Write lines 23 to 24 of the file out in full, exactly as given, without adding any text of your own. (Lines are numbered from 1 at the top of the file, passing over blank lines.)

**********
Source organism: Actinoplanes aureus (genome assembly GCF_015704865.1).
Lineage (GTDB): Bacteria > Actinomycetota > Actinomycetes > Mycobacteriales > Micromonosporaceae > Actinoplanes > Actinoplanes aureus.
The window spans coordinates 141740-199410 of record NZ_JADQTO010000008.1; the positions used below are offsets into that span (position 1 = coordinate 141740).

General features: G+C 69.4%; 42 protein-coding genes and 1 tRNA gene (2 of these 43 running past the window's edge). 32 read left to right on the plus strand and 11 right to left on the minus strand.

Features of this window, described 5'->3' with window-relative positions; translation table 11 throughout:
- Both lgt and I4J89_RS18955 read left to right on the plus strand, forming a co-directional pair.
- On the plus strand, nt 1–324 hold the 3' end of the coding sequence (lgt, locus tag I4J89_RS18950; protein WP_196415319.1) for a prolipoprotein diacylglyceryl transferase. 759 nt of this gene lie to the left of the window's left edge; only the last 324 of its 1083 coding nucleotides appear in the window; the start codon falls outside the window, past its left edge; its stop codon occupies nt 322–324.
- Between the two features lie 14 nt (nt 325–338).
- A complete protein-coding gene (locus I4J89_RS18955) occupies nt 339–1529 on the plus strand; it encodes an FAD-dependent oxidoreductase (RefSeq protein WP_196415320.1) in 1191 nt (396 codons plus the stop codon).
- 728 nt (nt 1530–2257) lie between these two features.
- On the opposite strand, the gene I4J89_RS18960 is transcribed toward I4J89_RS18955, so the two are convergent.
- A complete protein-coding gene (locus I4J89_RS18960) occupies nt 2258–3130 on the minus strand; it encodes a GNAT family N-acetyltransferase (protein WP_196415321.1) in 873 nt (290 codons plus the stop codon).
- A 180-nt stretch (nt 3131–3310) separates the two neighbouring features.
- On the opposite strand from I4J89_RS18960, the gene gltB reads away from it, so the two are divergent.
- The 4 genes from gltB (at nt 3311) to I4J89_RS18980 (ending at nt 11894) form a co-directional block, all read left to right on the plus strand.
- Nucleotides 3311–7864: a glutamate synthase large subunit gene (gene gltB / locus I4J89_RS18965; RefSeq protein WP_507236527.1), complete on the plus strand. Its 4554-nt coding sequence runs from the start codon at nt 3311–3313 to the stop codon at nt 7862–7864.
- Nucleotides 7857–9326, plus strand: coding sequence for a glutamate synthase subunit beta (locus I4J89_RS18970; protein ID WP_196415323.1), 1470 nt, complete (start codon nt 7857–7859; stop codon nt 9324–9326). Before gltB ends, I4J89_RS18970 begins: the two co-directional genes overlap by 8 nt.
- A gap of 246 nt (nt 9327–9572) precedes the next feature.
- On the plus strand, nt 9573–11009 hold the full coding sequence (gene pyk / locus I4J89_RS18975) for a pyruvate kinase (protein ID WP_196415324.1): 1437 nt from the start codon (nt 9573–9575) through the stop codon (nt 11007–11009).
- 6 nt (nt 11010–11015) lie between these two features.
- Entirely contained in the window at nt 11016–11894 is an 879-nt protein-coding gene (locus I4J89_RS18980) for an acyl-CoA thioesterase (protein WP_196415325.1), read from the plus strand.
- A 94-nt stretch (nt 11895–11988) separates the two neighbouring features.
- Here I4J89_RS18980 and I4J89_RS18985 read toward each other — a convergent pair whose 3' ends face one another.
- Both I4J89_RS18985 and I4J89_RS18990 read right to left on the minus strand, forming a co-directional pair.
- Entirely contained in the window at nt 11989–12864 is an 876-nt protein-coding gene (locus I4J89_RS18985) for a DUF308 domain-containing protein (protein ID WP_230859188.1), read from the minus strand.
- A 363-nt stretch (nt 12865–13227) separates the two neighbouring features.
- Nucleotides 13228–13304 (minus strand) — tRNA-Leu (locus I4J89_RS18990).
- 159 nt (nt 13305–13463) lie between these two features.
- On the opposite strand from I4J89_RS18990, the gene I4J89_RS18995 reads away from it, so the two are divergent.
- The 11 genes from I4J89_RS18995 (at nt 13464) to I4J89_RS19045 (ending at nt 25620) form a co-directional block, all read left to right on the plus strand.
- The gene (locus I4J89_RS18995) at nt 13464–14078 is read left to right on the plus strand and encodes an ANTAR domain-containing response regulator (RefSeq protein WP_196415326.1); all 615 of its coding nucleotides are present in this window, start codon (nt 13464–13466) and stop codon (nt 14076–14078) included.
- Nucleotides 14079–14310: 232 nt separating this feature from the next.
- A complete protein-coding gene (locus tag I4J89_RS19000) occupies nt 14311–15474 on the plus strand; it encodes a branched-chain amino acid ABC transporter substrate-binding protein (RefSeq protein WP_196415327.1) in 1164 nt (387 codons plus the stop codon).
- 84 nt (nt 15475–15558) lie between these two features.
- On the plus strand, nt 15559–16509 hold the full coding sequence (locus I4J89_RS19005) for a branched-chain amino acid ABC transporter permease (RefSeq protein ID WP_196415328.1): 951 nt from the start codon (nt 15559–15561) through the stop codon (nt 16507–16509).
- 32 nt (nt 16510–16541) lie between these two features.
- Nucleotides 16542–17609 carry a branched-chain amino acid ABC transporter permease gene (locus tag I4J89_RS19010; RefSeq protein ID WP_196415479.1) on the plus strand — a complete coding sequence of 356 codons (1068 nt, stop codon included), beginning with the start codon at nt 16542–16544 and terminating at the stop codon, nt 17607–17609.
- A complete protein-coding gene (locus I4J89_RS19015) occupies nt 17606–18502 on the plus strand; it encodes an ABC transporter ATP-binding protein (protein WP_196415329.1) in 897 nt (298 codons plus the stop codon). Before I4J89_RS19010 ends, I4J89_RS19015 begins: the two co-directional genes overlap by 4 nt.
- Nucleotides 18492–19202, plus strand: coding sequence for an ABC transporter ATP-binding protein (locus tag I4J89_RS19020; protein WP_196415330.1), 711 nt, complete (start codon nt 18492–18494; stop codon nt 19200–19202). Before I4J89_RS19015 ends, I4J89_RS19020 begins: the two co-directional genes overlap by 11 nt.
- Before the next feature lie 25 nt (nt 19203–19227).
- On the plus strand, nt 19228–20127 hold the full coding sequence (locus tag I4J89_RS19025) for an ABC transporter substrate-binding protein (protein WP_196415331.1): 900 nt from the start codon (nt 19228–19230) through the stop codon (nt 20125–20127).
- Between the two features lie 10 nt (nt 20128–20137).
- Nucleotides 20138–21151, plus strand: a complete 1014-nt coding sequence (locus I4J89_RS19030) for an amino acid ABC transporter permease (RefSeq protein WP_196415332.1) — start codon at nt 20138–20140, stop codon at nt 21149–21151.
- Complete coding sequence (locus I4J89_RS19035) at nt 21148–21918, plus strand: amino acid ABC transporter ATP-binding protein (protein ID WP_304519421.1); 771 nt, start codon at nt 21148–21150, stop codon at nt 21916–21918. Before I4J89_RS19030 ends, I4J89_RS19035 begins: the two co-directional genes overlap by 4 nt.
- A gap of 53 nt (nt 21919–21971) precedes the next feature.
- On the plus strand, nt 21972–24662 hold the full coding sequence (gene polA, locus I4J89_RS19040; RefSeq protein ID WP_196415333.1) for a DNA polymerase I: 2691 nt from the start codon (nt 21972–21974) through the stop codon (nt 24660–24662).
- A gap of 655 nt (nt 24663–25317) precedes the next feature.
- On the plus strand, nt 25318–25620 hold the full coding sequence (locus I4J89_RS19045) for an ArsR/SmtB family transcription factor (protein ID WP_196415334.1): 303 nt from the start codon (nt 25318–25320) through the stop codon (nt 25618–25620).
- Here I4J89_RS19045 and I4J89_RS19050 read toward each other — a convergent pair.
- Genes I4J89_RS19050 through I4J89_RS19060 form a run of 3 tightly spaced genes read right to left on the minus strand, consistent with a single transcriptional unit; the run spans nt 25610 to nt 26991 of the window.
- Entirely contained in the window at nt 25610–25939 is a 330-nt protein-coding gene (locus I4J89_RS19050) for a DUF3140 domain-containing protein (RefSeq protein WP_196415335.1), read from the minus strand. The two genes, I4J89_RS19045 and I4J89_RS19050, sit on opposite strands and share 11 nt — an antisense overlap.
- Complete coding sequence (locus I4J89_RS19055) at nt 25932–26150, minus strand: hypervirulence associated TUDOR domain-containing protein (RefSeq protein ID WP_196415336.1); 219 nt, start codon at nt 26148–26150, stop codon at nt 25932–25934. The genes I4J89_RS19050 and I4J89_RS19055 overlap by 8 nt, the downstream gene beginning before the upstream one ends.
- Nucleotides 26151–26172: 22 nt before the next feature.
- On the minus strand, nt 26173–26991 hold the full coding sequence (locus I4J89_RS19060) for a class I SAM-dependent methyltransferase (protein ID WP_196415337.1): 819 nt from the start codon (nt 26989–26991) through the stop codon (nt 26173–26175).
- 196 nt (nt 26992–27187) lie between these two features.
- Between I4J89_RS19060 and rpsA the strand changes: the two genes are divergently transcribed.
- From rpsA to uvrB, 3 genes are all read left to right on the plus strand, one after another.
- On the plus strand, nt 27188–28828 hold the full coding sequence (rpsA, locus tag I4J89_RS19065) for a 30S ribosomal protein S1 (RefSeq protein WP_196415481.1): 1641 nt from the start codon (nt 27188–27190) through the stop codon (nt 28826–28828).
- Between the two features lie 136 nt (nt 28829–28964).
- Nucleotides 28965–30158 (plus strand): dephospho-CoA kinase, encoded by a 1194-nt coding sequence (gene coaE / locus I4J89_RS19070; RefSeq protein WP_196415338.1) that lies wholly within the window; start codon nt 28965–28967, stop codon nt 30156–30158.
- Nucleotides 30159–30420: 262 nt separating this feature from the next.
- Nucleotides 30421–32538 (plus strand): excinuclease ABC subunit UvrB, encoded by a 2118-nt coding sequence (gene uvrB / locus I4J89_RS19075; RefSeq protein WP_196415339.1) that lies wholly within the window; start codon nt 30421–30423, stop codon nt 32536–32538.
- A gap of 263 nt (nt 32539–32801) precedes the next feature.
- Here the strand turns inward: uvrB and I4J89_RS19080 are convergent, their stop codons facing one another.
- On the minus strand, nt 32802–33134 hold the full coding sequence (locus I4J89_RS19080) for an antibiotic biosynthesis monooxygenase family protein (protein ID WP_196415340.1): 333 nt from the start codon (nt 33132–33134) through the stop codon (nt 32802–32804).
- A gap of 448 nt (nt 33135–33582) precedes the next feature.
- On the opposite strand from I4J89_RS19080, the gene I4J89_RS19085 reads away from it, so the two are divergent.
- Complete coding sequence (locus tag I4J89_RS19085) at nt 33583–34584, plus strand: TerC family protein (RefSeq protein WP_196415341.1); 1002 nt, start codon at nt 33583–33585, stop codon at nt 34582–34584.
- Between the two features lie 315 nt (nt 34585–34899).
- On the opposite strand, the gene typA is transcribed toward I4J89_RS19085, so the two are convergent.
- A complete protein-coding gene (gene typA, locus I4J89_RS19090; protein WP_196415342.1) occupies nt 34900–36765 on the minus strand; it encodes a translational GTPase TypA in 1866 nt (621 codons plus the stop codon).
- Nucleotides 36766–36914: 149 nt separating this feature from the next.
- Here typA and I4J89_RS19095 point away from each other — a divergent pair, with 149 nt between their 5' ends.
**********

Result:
- Here I4J89_RS18980 and I4J89_RS18985 read toward each other — a convergent pair whose 3' ends face one another.
- Both I4J89_RS18985 and I4J89_RS18990 read right to left on the minus strand, forming a co-directional pair.